While you may be shaking your own head, thinking “No way is this possible!”, I’m here to tell you, yes it happens and more often than you think. I’ve pulled an actual car insurance claim (names changed) from our claim files to demonstrate how an Ohio car insurance policy typically responds.
Here’s the claim- Husband hits wife’s car
Our insured Sam, was backing his car out of the driveway and hit his wife’s (Sally) new Mustang. Obviously, after the screaming and cursing was through, Sally called us with several questions, the most important being “Will our car insurance cover this?”
Great question. We’ll answer it in the next few paragraphs.
Will the liability portion of my car insurance pay for this?
The liability portion of an auto insurance policy pays for bodily injury and property damage…..to OTHERS. Whoever fits the definition of an INSURED is not an OTHER. Insured would mean the policyholder and spouse, in this situation. Another way to think about it is this….. you can’t be liable to yourself.
So the liability portion of the auto policy can’t pay for the property damage to Sally’s car.
So if no liability coverage, what else is available? Let’s try comprehensive coverage.
Will comprehensive coverage pay to fix my vehicle?
So comprehensive and collision pay to fix damage to your vehicle. We’re getting closer.
Comprehensive covers glass breakage, theft, fire, vandalism, hitting an animal and falling objects. The example is none of those. This is a true collision situation.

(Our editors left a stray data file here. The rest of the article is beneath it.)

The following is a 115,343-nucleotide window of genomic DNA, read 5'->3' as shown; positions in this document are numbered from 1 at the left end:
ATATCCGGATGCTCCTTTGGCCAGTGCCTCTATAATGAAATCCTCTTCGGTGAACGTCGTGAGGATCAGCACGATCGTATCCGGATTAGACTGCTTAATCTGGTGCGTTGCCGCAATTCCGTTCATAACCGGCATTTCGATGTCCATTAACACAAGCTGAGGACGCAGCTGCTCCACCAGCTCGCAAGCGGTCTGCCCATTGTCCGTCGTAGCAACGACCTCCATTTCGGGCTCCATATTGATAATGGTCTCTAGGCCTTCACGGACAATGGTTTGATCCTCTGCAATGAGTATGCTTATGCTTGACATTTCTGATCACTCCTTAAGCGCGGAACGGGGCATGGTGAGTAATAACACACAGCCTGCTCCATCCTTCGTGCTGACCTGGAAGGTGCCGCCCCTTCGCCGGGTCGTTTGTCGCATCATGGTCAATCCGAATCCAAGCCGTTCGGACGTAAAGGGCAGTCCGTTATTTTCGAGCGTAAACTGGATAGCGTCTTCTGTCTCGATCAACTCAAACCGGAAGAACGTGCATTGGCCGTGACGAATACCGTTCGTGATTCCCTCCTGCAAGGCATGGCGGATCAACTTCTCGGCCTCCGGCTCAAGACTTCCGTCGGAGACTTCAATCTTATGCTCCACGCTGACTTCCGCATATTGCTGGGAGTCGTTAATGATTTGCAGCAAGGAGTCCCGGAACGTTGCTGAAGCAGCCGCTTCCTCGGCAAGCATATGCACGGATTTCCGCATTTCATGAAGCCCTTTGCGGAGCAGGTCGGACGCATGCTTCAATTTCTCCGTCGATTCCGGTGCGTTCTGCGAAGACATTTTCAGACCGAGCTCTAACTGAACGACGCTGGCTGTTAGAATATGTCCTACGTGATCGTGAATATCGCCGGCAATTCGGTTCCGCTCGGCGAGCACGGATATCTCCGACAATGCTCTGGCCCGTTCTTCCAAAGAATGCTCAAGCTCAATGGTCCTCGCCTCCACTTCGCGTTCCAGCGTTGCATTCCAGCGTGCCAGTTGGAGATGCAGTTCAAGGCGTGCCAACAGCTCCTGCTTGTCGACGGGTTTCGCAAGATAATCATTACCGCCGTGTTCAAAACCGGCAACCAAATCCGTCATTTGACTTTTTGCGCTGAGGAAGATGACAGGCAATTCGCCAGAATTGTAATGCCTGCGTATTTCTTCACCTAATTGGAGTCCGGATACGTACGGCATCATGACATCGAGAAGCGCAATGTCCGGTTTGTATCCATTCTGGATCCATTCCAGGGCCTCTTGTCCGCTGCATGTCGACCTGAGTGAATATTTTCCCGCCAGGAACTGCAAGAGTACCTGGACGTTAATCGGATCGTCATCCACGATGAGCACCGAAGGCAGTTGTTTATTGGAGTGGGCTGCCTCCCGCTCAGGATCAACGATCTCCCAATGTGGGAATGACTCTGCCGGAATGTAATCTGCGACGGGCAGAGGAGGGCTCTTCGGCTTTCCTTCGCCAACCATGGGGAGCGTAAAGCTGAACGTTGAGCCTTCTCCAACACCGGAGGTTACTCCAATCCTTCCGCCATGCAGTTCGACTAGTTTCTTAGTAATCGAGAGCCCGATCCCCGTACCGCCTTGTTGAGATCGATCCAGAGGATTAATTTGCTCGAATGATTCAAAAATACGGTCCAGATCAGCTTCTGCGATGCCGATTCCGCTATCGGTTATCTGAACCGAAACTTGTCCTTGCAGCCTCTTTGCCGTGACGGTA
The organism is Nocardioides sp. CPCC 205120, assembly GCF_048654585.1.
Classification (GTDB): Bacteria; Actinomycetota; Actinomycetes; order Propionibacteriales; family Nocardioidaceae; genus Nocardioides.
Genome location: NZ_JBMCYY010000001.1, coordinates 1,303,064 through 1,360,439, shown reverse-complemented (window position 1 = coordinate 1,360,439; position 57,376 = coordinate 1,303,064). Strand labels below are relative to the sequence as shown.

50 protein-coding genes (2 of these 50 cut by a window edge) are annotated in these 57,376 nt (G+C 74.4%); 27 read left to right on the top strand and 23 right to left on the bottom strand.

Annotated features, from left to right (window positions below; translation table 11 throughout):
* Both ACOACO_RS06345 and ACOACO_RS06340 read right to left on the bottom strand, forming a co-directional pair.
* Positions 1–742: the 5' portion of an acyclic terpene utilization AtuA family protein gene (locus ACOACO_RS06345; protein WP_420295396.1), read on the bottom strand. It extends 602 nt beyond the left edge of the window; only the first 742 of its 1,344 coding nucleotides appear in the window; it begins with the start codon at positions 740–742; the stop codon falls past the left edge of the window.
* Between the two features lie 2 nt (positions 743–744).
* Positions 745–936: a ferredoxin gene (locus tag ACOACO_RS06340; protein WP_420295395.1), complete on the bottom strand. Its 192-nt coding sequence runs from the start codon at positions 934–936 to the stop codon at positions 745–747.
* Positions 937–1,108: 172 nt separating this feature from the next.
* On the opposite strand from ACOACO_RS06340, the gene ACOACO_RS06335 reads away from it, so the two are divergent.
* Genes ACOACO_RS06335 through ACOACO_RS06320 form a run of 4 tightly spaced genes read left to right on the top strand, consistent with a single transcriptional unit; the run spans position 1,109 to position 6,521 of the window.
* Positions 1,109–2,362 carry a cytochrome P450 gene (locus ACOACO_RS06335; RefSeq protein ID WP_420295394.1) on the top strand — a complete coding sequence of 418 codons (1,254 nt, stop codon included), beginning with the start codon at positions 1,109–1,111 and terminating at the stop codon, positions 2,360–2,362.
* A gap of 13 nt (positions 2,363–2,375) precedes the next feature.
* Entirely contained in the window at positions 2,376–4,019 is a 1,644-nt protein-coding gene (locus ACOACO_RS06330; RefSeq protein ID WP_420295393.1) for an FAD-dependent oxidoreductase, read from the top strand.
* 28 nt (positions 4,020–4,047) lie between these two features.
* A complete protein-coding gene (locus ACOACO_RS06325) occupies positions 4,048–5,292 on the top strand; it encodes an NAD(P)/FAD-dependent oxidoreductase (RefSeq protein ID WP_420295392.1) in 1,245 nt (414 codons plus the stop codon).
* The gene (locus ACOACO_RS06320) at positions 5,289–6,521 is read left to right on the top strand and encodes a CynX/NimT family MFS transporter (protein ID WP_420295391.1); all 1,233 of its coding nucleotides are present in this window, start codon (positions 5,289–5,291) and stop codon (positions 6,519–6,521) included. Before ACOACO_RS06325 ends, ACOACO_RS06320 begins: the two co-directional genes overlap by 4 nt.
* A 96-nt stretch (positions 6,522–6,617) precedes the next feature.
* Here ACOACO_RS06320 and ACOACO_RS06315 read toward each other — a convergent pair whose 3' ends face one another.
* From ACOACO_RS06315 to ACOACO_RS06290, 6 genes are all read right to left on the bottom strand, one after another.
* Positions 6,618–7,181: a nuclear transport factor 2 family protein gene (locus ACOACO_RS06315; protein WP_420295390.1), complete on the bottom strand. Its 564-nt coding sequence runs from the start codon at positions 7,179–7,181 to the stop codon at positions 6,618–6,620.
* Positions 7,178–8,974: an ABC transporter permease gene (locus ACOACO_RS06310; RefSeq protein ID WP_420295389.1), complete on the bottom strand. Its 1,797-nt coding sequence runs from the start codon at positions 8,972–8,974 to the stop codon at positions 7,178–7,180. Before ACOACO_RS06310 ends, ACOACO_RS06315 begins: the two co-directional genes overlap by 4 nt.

So, how about collision coverage? Will that pay to fix my vehicle?
Collision coverage pays to fix a vehicle if the cause is a collision. That’s what happened here, so YES we have a winner!
The tricky part about this is that collision has a deductible. And just like collision coverage, the deductible applies PER vehicle. Here’s how that would work:
Let’s go back to our example of Sam hitting Sally’s Mustang. The collision deductible is the same per car, $250. So if Sam’s car and his wife’s car has damage that needs fixed, it will cost him $250 per car ($500 total) out of his own pocket. Can Sam elect to pay out of pocket if the repairs aren’t much higher than the deductible? Of course. Read Top 4 Reasons to File an Insurance Claim for additional tips to help you decide when to turn in a claim.
What if one or neither car had collision coverage? Then you’d pay for the vehicle repairs out of pocket.
When car insurance claims like these occur, they can be very frustrating. By reading this article, we hope you now better understand how Ohio car insurance would respond to a claim like this.